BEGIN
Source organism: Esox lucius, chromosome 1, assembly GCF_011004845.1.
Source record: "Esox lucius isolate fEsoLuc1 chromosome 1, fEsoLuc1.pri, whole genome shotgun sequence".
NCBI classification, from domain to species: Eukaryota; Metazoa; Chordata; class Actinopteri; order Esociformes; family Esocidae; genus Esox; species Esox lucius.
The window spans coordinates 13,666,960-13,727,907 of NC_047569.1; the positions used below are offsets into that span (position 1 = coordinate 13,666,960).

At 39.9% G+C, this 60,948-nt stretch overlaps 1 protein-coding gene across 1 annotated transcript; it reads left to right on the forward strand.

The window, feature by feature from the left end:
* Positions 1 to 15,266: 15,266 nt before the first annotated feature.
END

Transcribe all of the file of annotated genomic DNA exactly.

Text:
Source organism: Esox lucius, chromosome 1, assembly GCF_011004845.1.
Source record: "Esox lucius isolate fEsoLuc1 chromosome 1, fEsoLuc1.pri, whole genome shotgun sequence".
NCBI classification, from domain to species: Eukaryota; Metazoa; Chordata; class Actinopteri; order Esociformes; family Esocidae; genus Esox; species Esox lucius.
The window spans coordinates 13,666,960-13,727,907 of NC_047569.1; the positions used below are offsets into that span (position 1 = coordinate 13,666,960).

At 39.9% G+C, this 60,948-nt stretch overlaps 1 protein-coding gene across 1 annotated transcript; it reads left to right on the forward strand.

The window, feature by feature from the left end:
* Positions 1 to 15,266: 15,266 nt before the first annotated feature.